Is Kunduz the Mosul of Afghanistan?
The Taliban have re-taken Kunduz, a major city in northern Afghanistan.
An attempt to dislodge the Taliban by the Afghan army - backed by US air raids - failed. The fight will continue, but there is little expectation that they will easily push the Taliban out of Kunduz.
About 200 Taliban troops overran more than 7,000 Afghan National Army fighters. The parallel with the fall of Mosul in Iraq is clear.
Of the cities in Afghanistan's north, Kunduz is significant for its airport and its position on the border - this has made the town well-known as an entrepôt in the drug trade.
Before November 2001, Kunduz was the Taliban's jewel of the north. It is located in a Pashtun pocket, surrounded by a largely Tajik and Turkmen population towards the east and by the mainly Tajik town of Mazar-e-Sharif in the west.
When the US and its Nato allies began their Global War on TerrorTM in Afghanistan in 2001, the expectation was - as President George W Bush put it - that "carefully targeted actions" would destroy the Taliban.
|The cycle of violence... spawned a renewed desire for vengeance within the Taliban, whose full-scale retaliation may be yet to come|
In fact, the Taliban was not destroyed. It went underground during the aerial bombardment and then resurfaced in its redoubts.
Brutal tactics against the Taliban only reinforced their sense that this was a fight to the death. In 2002, at the Shebeghan prison camp in Kunduz, 3,000 Taliban prisoners were stuffed into a space built for 800.
These were the lucky ones. Some 7,500 Taliban prisoners of the battle in Mazar-e-Sharif were placed in metal containers for the journey to Shebeghan.
At least several hundred - if not more - perished on the way, buried in a mass grave at Dasht-e Leili. Some might see this as the Northern Alliance's retaliation against the Taliban's massacre of about 8,000 prisoners in Mazar-e-Sharif in 1998.
But the cycle of violence did not end in 2002. It spawned a renewed desire for vengeance within the Taliban, whose full-scale retaliation may be yet to come.
In 2009, when the US - under General David Petraeus - expanded its operations in Afghanistan, the Taliban had begun to make great inroads in Kunduz, and its surrounding areas.
Three Kunduz districts - Chahara Dara, Dashti Archi and Iman Sahib - became dangerous for the US and Afghan armies, while next-door in Baghlan Province's Baghlan-i-Jadid and Burka districts, the Taliban took control.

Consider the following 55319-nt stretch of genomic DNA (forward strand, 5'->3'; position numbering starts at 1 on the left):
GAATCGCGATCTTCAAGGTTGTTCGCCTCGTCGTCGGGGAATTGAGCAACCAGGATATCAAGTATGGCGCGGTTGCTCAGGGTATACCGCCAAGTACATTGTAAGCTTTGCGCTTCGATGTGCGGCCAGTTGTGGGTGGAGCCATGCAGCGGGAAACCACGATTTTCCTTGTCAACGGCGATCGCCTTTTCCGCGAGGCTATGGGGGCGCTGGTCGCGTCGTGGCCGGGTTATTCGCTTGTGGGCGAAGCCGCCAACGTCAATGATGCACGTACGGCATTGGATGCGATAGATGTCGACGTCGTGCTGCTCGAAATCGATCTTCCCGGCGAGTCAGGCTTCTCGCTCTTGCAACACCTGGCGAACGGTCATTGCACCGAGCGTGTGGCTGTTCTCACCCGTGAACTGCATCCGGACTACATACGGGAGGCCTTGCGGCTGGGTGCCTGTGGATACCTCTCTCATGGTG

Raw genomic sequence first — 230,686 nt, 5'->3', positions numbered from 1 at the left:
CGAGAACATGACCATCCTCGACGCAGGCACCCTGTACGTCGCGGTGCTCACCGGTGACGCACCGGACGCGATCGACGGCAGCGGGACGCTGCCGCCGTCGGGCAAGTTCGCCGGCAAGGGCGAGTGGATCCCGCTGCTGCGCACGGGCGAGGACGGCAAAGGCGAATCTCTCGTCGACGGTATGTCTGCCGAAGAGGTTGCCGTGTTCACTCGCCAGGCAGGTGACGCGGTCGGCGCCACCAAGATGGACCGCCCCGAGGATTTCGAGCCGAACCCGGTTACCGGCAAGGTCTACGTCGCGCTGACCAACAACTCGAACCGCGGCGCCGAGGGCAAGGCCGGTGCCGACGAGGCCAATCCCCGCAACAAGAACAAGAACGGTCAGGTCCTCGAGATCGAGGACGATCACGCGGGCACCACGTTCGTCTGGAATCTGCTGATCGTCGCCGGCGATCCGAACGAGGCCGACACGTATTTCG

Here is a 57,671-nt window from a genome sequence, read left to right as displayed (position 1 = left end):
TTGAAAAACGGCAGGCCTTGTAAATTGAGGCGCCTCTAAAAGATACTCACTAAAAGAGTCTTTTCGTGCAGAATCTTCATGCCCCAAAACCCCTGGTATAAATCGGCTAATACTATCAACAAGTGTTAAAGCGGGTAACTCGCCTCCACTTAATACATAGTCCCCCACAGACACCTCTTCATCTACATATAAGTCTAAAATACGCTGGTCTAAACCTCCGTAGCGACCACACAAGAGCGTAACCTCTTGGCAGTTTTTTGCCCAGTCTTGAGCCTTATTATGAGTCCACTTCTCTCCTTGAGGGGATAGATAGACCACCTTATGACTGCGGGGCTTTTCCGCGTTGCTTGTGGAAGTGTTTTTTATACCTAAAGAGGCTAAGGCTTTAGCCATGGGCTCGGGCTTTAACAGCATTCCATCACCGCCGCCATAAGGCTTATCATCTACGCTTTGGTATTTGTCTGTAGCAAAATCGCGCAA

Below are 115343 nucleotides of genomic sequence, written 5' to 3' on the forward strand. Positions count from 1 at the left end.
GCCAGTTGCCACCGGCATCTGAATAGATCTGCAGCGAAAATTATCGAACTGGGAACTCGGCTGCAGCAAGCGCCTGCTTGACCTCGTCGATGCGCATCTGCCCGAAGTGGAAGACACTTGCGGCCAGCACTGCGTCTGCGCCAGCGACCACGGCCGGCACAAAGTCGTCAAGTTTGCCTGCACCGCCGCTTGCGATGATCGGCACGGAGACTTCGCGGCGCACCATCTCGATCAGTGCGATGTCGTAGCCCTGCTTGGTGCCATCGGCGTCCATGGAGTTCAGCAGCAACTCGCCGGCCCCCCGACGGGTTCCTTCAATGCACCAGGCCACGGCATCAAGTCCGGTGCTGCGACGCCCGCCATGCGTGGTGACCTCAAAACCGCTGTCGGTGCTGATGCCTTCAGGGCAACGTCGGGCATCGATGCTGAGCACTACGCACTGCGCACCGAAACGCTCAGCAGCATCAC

Access to the border allowed the Taliban to welcome extremists from the Islamic Movement of Uzbekistan, the Islamic Jihad Union and Jamaat Ansarullah. Affiliations with al-Qaeda and IS abound. They provide the zealous fighters, while the Taliban have roots in Kunduz society.
Surprise at the Taliban's most recent surge comes because its gains have been deliberately obscured. In June 2009, al-Jazeera's Qais Azimi took his crew into Kunduz, where he did not expect to see what he saw.
He met Mullah Abdul Salaam, the Taliban boss in Kunduz, who boasted that he had hundreds of fighters under his command, with 12 suicide bombers at the ready. Azimi went on a drive with Mullah Salaam, who showed him a hundred Taliban fighters on motorcycles.
When Azimi brought his footage back to Kabul, al-Jazeera ran it. Azimi was detained by the National Directorate of Security, and denounced for lying and for the promotion of terrorism by Afghan President Hamid Karzai. He was, fortunately, released after a few days.
In September of that year, the United States claimed that it had killed Mullah Salaam in an airstrike. The raid was proof that Azimi had been telling the truth. In 2010, the Pakistanis claimed to have picked up Mullah Salaam in Faisalabad. He was subsequently released.
|The fall of Kunduz is a feather in the cap of the new Taliban leader, Mullah Akhtar Mohammed Mansour|
It is Mullah Salaam who led the charge into Kunduz on September 28.
The fall of Kunduz is a feather in the cap of the new Taliban leader, Mullah Akhtar Mohammed Mansour. It opens the door to widespread extremist activity, not only in northern Afghanistan, but significantly into China.
Beijing should be concerned about the spillover effect across Badakhshan towards Kashgar in Xinjiang province.
Just as Mosul's fall opened the door to IS' audacious pendulum march across the Great Syrian Desert, so too might the fall of Kunduz embolden extremists to forge across Central Asia into western China and southern Russia.
Vijay Prashad is a columnist at Frontline and a senior research fellow at AUB's Issam Fares Institute of Public Policy and International Affairs. His latest book is The Poorer Nations: A Possible History of the Global South (Verso, 2014 paperback).
Opinions expressed in this article remain those of the author and do not necessarily represent those of al-Araby al-Jadeed, its editorial board or staff.